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Toyota Prius

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  • It looks like the package I picked does have "Homelink" - Package #4(AG). The only thing that I would have liked to have in this package or as a separate option are fog lamps. Thanks Michelle for the info.
  • I stopped my my local Toyota dealer today and the salesman who rushed to greet me at my car as I got out of it didn't even know that the Prius was being redesigned for 2004!

    Needless to say he couldn't answer my questions like whether they will have any rental cars available and whether any of the options can be added by the dealer on top of a package (because none of the packages are quite what I would want).

    Anyone here know if any options are dealer-installable? I would want package AM plus the upgraded stereo and homelink options.

    Saw the car at the Texas State Fair; thought it looked good except that the wheels look too small. They kept it locked but it did look quite spacious inside... I can't wait to drive one.
  • john1701ajohn1701a Posts: 1,897
    > not only will the oil be congealing down below

    Warm oil is not necessary for engine protection. Cold works just fine.

    What's needed is oil PRESSURE and complete DISTRIBUTION before the first cylinder fires.

    With a 33kW motor in the classic Prius (50kW in the 2004), you've a ridiculously powerful starter. It spins the engine to between 800 and 1000 RPM beforehand. Then once oil pressure is established, the engine starts. That is an amazingly smooth process. A traditional engine, with a tiny starter only capable of spinning up to about 100 RPM for just a moment, just plain can't compete.

    In short, a traditional startup is actually harder on an engine than what happens in a Prius.

    JOHN
  • backybacky Twin CitiesPosts: 18,784
    Those who have sat in a '04 Prius: how's the rear head room? Enough for a 6 footer (which my oldest son will be very soon)? The Edmunds.com review mentioned rear headroom is a bit tight, and I can understand why looking at the profile of the car.

    Also, how is the driving position? Edmunds mentioned something about the steering wheel position. I've oversensitive to this potential problem in small Toyotas after driving the '03 Corolla and finding out it was designed for short drivers, and is quite uncomfortable for average-sized people like me.
  • paul34bpaul34b Posts: 33
    DO the photos in the new 2004 Prius brochure have tinted glass? I didn't think this was an option but all of Toyota pictures show the vehichle with dark glass yet in the pictures people have left on this and other message boards there is no tinting. Can someone explain?
  • The brochure mentions of High Solar Energy-Absorbing (HSEA) glass. There is a slight tint compared to regular auto glass. I myself was a little bit disappointed that the windshield did not even come with the dark visor tinting. The only dark tinted glass is the strip glass in the liftback portion just below the rear wiper.
  • i thought all new cars ('04+) regardless of brand coming stateside have to have the tire pressure monitoring system either standard or as an option after the bridgestone/explorer fiasco. true? i think the new prius has it as a standard item (got it off its website)
  • does anyone like the clear rear light housing on the new prius? it seems to be a trend in the states and here. we call it lexus lights while you call it euro lights. i think the "fast and furious" crowd in california invented the trend for their souped-up hondas and toyotas and it went mainstream in a bad way. i hope when the car coming to europe this jan won't have the clear light. keeping my fingers crossed :)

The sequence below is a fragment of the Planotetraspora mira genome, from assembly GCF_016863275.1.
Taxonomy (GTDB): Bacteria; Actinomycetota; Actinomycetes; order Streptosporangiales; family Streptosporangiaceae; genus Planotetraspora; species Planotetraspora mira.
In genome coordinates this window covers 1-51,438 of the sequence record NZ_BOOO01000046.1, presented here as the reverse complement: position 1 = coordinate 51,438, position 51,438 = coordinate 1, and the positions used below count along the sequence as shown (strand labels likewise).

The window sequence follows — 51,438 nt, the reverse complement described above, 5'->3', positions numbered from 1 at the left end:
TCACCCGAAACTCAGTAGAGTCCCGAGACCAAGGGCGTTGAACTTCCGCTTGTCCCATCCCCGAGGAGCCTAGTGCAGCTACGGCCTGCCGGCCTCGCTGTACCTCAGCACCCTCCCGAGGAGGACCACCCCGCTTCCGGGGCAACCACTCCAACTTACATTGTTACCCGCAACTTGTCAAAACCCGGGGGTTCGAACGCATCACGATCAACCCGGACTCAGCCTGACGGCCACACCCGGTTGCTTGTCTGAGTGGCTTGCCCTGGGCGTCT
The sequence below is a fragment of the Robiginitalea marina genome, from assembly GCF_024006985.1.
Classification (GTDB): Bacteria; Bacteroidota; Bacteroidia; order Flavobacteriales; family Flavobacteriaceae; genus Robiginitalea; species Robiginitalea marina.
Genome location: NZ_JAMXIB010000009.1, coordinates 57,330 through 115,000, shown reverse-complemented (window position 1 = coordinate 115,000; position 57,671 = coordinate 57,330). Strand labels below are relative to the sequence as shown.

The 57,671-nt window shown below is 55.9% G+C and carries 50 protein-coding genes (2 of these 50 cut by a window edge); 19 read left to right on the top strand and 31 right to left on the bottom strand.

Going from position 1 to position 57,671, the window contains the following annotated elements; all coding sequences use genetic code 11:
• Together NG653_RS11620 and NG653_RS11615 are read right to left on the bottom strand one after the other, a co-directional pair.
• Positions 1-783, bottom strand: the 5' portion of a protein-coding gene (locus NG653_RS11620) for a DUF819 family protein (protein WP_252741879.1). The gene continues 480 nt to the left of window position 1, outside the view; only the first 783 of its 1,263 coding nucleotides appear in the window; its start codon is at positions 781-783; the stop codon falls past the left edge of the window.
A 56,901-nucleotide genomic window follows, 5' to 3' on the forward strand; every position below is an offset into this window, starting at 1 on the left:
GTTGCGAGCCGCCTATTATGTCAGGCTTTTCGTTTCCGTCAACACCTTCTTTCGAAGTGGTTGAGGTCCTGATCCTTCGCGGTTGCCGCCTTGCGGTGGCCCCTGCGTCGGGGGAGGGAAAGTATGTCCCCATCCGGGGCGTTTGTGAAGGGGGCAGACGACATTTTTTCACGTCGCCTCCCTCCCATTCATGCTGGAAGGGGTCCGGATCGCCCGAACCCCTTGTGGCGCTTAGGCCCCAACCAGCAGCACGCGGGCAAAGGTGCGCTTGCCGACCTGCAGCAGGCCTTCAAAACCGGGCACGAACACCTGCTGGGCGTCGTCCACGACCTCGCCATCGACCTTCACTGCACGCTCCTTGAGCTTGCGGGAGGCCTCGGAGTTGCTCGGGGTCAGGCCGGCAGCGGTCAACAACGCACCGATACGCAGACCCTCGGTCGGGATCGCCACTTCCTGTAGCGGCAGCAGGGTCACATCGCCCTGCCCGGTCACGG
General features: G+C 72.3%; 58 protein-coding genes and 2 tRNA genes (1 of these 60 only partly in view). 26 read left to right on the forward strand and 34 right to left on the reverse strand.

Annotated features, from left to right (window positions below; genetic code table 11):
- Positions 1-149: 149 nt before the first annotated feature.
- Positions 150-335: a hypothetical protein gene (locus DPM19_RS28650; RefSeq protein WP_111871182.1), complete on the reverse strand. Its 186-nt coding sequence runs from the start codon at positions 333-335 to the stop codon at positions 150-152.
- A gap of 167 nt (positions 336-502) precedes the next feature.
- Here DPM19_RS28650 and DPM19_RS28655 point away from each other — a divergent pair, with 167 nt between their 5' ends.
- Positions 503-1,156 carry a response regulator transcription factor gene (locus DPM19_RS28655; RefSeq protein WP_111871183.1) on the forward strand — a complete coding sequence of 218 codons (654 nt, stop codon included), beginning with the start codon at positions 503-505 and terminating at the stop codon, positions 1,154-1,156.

• john1701ajohn1701a Posts: 1,897
    > I can find no indication of it from the windows sticker

    Since the "low fuel" warning indicator isn't normally listed, I wouldn't expect the "low pressure" to be either.

    JOHN
  • john1701ajohn1701a Posts: 1,897
    > does anyone like the clear rear light housing on the new prius?

    It is a safety improvement. The difference between off & on is quite obvious that way. So I like it.

    JOHN
  • I feel the opposite. Any light which is red is ingeniously masked. If you get the opportunity, take a close look at the rear taillight assembly. You'll see a square silver reflector over the red tail lights which, in essence, hide the red unless the bulb is on. I must agree with John that this is an excellent safety feature in that nothing appears red unless they're lit up.

    The LED brake cluster (top of the assembly) is also hidden, using mirrors to reflect light from hidden LED's. It appears to be a black strip until the LED's light up.

    I only wish they'd have done the same thing with the ambers, but only in the interest of consistency.

    I'll admit, the styling does take some getting used to, though.
  • I've Pioneer ordered a BC packaged Prius. I've also driven one, and experienced a few others up close. I think my only "wish" - and I know that many of us are pining for this - is a clear means of adding an MP3 Player or implementing some sort of AUX-IN for any sort of portable player other than resorting to an RF or Cassette adapter. I feel that car with this much technology should have some openness in this regard. A method that is compatible with the AVC-LAN (network which controls the stereo and NAV components), whether built-in to the head unit or via external module, would be even better so as we could select this input via the touch screen. Anyone have any suggestions on how to implement this? Does Toyota have any plans for this in the future to satisfy us geeks who love music? A method that works with both base and Premium audio systems would be most desirable.
  • explorerx4explorerx4 Central CTPosts: 9,972